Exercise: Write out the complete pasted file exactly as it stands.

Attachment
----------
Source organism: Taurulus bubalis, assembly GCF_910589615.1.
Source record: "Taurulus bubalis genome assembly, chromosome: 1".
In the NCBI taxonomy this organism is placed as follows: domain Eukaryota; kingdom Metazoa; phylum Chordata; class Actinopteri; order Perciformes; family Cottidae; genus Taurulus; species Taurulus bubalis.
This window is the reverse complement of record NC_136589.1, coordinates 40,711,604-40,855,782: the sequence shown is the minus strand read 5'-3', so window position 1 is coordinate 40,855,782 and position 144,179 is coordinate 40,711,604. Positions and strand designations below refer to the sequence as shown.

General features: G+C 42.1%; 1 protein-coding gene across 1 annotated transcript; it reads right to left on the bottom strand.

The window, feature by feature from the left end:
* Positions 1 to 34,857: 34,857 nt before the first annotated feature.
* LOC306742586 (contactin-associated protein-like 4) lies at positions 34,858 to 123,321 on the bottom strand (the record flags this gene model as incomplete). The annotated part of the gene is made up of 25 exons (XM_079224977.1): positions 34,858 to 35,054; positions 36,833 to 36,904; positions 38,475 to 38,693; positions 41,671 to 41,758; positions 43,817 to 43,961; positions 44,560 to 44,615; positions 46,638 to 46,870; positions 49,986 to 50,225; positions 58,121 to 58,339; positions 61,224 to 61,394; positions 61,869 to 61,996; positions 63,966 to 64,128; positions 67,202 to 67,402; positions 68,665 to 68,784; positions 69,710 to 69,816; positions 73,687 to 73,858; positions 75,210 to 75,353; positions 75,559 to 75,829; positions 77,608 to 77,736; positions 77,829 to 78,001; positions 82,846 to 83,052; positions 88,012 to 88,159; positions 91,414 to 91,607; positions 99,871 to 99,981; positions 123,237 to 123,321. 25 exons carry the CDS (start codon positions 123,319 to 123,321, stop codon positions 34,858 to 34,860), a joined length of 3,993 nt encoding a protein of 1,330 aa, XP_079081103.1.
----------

Source organism: Taurulus bubalis, assembly GCF_910589615.1.
Source record: "Taurulus bubalis genome assembly, chromosome: 1".
In the NCBI taxonomy this organism is placed as follows: domain Eukaryota; kingdom Metazoa; phylum Chordata; class Actinopteri; order Perciformes; family Cottidae; genus Taurulus; species Taurulus bubalis.
This window is the reverse complement of record NC_136589.1, coordinates 40,711,604-40,855,782: the sequence shown is the minus strand read 5'-3', so window position 1 is coordinate 40,855,782 and position 144,179 is coordinate 40,711,604. Positions and strand designations below refer to the sequence as shown.

General features: G+C 42.1%; 1 protein-coding gene across 1 annotated transcript; it reads right to left on the bottom strand.

The window, feature by feature from the left end:
* Positions 1 to 34,857: 34,857 nt before the first annotated feature.
* LOC306742586 (contactin-associated protein-like 4) lies at positions 34,858 to 123,321 on the bottom strand (the record flags this gene model as incomplete). The annotated part of the gene is made up of 25 exons (XM_079224977.1): positions 34,858 to 35,054; positions 36,833 to 36,904; positions 38,475 to 38,693; positions 41,671 to 41,758; positions 43,817 to 43,961; positions 44,560 to 44,615; positions 46,638 to 46,870; positions 49,986 to 50,225; positions 58,121 to 58,339; positions 61,224 to 61,394; positions 61,869 to 61,996; positions 63,966 to 64,128; positions 67,202 to 67,402; positions 68,665 to 68,784; positions 69,710 to 69,816; positions 73,687 to 73,858; positions 75,210 to 75,353; positions 75,559 to 75,829; positions 77,608 to 77,736; positions 77,829 to 78,001; positions 82,846 to 83,052; positions 88,012 to 88,159; positions 91,414 to 91,607; positions 99,871 to 99,981; positions 123,237 to 123,321. 25 exons carry the CDS (start codon positions 123,319 to 123,321, stop codon positions 34,858 to 34,860), a joined length of 3,993 nt encoding a protein of 1,330 aa, XP_079081103.1.